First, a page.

By Mark Saldana
Rating: 2.5 (Out of 4 Stars)
Sylvester Stallone and Arnold Schwarzenegger once again team up in an action/thriller that attempts to recapture cheesy 80s action gold. The film comes close, but does come up a bit short. A fun and exciting climax will please 80s action fans; however, the journey there often meanders. Stallone’s dull and uninteresting performance fails to invigorate what could have been a really cool character. Thankfully, Schwarzenegger’s gleeful portrayal of his character indicates that he’s eager and thrilled to be back on the big screen.
Stallone “portrays” Ray Breslin, an expert hired to test the security of modern prisons, receives an assignment to test the integrity of a top secret, maximum security prison supposedly used by the C.I.A. After the assignment begins, it soon becomes apparent that the job is actually a setup meant to keep him incarcerated for the rest of his life. Breslin soon befriends an inmate named Rottmayer (Schwarzenegger), a “go-to” inmate who offers Breslin assistance with his attempts to escape. Not knowing their exact location and the inhumane treatment by Warden Hobbs (Jim Caviezel) and his chief officer Drake (Vinnie Jones) make this prison escape the most challenging one of Breslin’s career.
The screenplay by Miles Chapman and Jason Keller often features laughable elements of both the intentional and unintentional varieties which does succeed in providing some entertainment. However, some of the silly dialogue is groan-inducing as is some of the scenarios. The prison scenes drag a bit and it doesn’t help at all that Sylvester Stallone phones in his performance.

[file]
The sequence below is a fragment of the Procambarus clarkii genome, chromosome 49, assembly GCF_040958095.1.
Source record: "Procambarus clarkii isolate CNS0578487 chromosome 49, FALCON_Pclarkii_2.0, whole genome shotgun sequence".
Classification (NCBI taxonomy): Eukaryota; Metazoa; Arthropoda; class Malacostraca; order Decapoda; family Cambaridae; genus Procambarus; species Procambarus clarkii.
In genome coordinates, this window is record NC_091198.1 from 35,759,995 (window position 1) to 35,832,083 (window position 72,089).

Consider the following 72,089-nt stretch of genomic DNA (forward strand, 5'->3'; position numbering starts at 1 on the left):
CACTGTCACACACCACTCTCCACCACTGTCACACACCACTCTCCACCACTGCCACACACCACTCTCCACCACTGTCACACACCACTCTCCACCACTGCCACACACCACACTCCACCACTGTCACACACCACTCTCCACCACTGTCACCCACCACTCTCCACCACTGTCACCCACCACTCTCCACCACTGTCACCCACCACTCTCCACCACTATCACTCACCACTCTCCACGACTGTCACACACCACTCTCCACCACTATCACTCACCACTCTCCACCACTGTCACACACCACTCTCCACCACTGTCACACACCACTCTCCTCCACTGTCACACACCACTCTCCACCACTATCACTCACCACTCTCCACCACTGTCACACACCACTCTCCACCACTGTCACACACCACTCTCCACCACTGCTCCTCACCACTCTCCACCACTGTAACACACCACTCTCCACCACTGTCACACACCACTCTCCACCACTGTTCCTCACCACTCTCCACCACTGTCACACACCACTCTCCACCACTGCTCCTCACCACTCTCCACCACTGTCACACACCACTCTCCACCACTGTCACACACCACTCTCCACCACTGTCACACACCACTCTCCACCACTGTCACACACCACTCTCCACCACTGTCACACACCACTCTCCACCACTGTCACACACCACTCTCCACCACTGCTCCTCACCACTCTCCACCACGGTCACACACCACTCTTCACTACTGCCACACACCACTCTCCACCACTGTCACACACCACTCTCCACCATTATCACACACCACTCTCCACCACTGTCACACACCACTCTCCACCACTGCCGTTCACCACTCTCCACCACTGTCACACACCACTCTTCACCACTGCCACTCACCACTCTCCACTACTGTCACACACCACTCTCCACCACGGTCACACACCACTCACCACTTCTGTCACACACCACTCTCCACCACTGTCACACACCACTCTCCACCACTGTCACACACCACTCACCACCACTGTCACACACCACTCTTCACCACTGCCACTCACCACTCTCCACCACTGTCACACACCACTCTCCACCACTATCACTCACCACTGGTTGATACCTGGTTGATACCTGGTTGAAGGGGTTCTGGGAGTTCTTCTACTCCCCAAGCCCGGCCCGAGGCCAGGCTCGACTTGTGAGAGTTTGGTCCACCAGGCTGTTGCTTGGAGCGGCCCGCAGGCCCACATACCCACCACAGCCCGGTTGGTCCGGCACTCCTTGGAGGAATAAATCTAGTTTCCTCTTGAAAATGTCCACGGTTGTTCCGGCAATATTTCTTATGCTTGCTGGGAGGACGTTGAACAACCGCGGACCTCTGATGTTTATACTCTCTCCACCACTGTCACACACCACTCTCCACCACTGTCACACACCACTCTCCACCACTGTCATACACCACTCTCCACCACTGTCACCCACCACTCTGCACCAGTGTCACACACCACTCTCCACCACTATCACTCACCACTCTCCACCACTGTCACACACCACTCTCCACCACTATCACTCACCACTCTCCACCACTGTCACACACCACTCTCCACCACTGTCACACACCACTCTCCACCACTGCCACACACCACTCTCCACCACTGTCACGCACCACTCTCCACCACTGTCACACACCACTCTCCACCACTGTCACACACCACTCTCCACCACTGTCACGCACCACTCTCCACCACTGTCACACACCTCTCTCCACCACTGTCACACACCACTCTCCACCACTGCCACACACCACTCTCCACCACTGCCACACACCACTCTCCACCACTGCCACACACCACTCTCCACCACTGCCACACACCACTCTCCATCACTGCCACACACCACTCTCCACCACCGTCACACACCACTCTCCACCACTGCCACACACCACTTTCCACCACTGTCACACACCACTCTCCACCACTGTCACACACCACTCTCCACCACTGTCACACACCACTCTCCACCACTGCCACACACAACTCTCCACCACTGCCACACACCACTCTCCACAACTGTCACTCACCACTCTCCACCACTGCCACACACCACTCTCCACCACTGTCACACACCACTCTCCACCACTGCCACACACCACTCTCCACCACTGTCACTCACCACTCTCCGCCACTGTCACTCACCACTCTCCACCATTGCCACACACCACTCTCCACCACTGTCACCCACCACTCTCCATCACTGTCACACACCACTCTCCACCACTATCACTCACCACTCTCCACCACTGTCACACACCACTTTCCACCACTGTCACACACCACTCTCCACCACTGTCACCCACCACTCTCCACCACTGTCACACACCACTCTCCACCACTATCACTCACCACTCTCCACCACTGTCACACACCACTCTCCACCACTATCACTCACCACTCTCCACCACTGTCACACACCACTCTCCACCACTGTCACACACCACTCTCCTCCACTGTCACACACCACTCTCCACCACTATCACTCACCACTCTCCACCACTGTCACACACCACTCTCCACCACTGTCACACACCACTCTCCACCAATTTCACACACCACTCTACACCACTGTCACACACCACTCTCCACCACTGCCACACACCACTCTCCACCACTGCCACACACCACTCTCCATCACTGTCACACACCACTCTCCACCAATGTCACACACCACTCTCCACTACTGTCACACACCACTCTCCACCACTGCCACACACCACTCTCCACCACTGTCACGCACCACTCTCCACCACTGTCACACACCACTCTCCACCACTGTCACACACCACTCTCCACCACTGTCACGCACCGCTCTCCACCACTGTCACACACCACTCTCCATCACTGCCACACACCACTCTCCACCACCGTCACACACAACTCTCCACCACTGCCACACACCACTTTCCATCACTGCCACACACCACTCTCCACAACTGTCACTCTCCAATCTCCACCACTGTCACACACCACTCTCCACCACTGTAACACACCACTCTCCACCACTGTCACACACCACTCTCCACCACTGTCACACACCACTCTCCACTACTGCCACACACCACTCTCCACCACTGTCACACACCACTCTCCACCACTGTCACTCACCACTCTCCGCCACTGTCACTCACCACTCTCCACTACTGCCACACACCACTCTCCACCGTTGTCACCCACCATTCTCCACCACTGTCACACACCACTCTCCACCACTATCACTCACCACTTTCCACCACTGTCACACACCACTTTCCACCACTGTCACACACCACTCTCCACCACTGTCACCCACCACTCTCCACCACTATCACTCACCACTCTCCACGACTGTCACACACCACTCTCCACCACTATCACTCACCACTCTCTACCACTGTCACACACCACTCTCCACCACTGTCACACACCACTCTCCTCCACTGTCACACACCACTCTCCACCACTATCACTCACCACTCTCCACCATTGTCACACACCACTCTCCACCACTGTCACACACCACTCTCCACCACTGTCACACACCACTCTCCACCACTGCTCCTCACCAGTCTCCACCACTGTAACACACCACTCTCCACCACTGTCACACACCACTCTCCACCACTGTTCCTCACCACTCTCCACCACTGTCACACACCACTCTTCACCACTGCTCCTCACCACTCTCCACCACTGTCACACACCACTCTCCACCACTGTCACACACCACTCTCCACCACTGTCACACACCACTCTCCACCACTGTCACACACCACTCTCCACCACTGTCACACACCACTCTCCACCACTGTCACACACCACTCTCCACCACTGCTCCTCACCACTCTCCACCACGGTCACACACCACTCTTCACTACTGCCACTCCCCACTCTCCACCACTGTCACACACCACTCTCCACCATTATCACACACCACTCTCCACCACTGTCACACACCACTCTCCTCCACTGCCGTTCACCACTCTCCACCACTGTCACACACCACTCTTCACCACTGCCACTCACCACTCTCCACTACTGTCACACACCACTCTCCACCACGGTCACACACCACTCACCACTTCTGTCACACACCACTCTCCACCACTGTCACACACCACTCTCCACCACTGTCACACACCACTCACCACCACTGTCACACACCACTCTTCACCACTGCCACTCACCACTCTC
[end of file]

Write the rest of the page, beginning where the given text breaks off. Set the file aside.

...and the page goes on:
In a performance that is supposed to convey brilliant analytical thinking, Stallone appears annoyed, tired and disinterested. Schwarzenegger, on the other hand, appears to be having fun as the charming, talkative and witty Rottmayer. Chapman and Keller obviously knew of the importance of giving Arnold entertaining lines. He delivers them with as much zeal and gusto as he did during his 80s action heyday. In the villains department, Jim Caviezel offers an intense, but restrained performance as the “evil” Warden Hobbs. This role could have easily been handled in a more cartoonish and over-the-top manner, but Caviezel comes across as a genuinely cold blooded and vicious warden who loves his job.
The casting department did make some highly talented and inspired choices with the remainder of the cast which includes Sam Neill, Vincent D’Onofrio, Amy Ryan, and Curtis ’50 Cent’ Jackson. Still, these gifted cast members never really get to show their capabilities. I was particularly disappointed that I didn’t get see more scenes with D’Onofrio who does have some comedic scenes, but definitely not enough of these. Amy Ryan also happens to be another acting talent known for her presence and intensity, but her appearance here honestly could have been easily played by just about any other pretty face.
Director Mikael Håfström doesn’t present his story in an interesting manner either. After showing some veritable style in his films 1408 and The Rite, this film’s visual presentation has nothing striking to offer. One thing’s for certain, he should probably never work with cinematographer Brendan Galvin. I know that perhaps at this point one is asking why, after my seemingly lengthy list of complaints, would I give this film a 2.5 rating?
Well, the film does have its entertaining moments, but obviously not enough merits to earn my recommendation for a theatrical viewing. The climax of this film alone does deserve a viewing as it is so much fun, but I certainly recommend saving money for a film that has much more to offer.